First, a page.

Like most kindergarteners, Ruby Stokes is learning to read and write.
She just happens to be doing it in two languages.
Ruby is among a growing number of Los Angeles kids whose parents are choosing to place them in immersion schools not to learn English, but to learn a foreign language—sometimes one that isn’t spoken at home.
In her case, it’s the Spanish immersion program at Micheltorena, which her mother Amy describes as “Silverlake hipster school.”
They are breaking with the long-held fear that learning two languages at once would retard a child’s English vocabulary, instead gravitating to immersion schools as a way to bolster their children’s education. There is such an interest by parents that the number of bilingual schools in California has increased five-fold since 1994.
Brain researchers and linguists said these parents are onto something. Science shows that children who learn in more than one language actually improve their brain function.
Since the 1960s, experts have been trying to figure out how babies and toddlers pick up language. With electrode caps and MRIs, they can now physically see what happens inside children’s brains when they are exposed to words.
“Each time the child hears a word, we take a snapshot of the brain activity over the next two seconds after hearing the word,” explained Barbara Conboy, a Linguistics professor at Redlands University who’s been studying multiple language acquisition for years.
Conboy is looking for differences in activity between when a child hears a “known” word—one he or she would immediately recognize, such as dog, or cat—and unknown words.
What she and others have found is that by a certain age, a child is able to tell whether a word he or she has never heard before is a word in his or her native language.
A 3-year-old English speaker probably does not know the word “fiber,” but Conboy said brain snapshots reveal that the child is able to figure out that it is an English word.
And—what’s most relevant to parents of children exposed to multiple languages—is children can make that distinction even if they speak more than one language. A 3-year-old who also speaks Spanish would know that “fiber” is English and not Spanish based solely on the pattern or sound structure of the word, Conboy said.
She said that’s because the infant brain is meant to discover patterns in the sounds it hears.
Children can begin to make language distinctions in unknown words from the time they are four months old, said Kathy Hirsh-Pasek, a professor at Temple University and Director of its Infant Language Laboratory.
“Babies are brilliant,” she said. “In the first year of life, babies discriminate the sounds from all of the world’s languages and they become specialists in finding the words and sounds in their own native tongue.”
Spoken words stimulate the infant brain to try to understand what it’s hearing. That causes lots of neurons to fire to try to fit the word into a language.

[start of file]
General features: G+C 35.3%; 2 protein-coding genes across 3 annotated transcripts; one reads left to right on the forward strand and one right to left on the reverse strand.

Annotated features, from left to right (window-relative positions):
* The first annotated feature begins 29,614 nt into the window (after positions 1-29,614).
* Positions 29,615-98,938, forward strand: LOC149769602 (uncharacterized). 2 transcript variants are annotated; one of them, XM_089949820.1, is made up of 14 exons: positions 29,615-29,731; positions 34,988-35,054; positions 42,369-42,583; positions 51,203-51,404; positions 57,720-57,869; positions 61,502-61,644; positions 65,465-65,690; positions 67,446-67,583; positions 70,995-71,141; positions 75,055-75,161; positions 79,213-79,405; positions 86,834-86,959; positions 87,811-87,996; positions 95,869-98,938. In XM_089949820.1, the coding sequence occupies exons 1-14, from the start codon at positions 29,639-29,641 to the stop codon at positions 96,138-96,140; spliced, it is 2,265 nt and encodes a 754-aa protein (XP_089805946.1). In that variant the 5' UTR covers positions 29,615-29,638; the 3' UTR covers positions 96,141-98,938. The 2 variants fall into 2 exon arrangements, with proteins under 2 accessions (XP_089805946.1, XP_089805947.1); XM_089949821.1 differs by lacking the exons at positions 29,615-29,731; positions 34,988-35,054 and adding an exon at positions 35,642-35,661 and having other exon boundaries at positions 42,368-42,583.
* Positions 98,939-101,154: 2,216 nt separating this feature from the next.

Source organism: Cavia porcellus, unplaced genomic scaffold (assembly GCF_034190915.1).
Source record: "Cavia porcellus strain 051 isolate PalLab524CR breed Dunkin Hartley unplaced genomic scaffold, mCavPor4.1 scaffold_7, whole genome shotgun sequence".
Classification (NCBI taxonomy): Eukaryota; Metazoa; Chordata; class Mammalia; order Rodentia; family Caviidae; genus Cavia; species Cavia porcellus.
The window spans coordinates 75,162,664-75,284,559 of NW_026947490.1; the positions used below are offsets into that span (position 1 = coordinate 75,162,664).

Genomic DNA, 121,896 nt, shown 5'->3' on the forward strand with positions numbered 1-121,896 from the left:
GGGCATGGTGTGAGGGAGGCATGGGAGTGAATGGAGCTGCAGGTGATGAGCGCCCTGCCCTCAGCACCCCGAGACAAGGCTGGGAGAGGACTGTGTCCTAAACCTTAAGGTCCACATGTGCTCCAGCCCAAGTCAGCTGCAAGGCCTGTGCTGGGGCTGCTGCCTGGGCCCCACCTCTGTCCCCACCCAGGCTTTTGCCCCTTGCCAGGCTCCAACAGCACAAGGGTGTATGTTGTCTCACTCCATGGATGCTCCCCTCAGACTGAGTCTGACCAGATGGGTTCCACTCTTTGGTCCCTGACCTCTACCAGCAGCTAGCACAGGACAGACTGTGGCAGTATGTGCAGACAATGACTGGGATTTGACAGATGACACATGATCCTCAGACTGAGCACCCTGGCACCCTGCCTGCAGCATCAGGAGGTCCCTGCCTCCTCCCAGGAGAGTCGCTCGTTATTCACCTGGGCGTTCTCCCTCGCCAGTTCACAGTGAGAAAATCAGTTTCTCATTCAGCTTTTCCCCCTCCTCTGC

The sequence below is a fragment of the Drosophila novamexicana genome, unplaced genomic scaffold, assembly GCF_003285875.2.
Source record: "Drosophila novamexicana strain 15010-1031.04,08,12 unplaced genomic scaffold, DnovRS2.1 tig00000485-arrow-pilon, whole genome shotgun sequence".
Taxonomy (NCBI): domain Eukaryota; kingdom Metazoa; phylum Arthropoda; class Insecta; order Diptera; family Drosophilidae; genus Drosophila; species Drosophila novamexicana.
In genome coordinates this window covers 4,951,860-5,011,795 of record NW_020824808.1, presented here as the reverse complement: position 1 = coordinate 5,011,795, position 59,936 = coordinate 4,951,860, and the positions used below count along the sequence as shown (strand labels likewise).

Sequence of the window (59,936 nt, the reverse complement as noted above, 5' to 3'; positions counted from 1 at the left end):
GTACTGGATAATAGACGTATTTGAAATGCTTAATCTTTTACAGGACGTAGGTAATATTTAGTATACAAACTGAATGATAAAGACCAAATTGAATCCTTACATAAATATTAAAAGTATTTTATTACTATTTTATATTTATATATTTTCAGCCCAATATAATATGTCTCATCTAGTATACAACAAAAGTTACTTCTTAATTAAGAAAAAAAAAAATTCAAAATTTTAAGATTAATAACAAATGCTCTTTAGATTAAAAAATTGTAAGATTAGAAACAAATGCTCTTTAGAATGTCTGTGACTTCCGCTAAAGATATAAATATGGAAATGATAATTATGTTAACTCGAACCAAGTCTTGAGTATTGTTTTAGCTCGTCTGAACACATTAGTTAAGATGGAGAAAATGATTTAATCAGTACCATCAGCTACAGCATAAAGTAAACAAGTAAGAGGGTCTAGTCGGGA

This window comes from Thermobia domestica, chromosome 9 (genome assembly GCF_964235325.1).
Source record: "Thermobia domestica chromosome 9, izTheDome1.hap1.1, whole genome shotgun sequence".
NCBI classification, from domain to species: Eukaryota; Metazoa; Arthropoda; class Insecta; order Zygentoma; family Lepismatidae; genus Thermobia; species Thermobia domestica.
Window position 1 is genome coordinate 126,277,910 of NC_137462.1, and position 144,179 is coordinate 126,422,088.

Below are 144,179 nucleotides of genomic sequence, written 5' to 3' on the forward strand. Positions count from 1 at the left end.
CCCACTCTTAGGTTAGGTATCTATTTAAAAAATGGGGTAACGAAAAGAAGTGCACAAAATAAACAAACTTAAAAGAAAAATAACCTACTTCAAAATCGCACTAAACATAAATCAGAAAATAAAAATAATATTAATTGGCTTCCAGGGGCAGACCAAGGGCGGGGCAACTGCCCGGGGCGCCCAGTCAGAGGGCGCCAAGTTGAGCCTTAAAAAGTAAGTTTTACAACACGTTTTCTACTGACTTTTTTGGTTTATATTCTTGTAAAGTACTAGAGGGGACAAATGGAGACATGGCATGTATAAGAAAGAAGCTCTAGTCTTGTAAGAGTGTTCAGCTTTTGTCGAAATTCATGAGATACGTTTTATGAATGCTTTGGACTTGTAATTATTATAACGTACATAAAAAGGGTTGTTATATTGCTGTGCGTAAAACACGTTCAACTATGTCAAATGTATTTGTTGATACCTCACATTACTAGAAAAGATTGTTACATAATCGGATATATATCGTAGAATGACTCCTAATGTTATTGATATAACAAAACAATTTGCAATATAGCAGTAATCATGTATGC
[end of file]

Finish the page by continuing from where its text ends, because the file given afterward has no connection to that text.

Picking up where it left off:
As a result, researchers said, bilingual children may actually get smarter. Conboy said they get a boost in the part of the brain that controls “executive function”—working memory, focus and mental flexibility.
MRIs and electrode cap activity in bilingual infants and toddlers shows more activity in this area of the brain in children who speak multiple languages, according to Loyola Marymount University professor Magaly Lavadenz.
She says that mental activity that works a child’s executive functions, such as language-learning, helps the child be more focused.
“The brain is like a muscle,” she said, “like any muscle, the more you use your muscle, the stronger it is.”
Jan Corea, who runs the California Association of Bilingual Education, said social science research from the last decade is proving that if a child can learn two languages they will “do much better in academic achievement tests” over the life of their education.
Researchers looking at brain activity have also figured out why a child can learn multiple languages much more easily than adults.
Lavadenz said that as infants get older and are only exposed to certain languages, “we delete those other language sound systems.”
The brain begins to focus more exclusively on what it is hearing, losing the ability to understand different languages. Conboy said this process is called “neural commitment.”
The brain is committing itself to the languages it is hearing. So the younger a child is, the more the brain will be open to trying to process new sounds and languages.
The younger brain is simply working on it more than an older child or adult as the child has still not become completely entrenched in a language.
But as children hear only one language, they “delete” other language systems from their brain, according to Professor Lavadenz.
That’s why kids who are older when they are immersed in a language they’ve never heard before can struggle. It can require more motivation from the child to stick with it.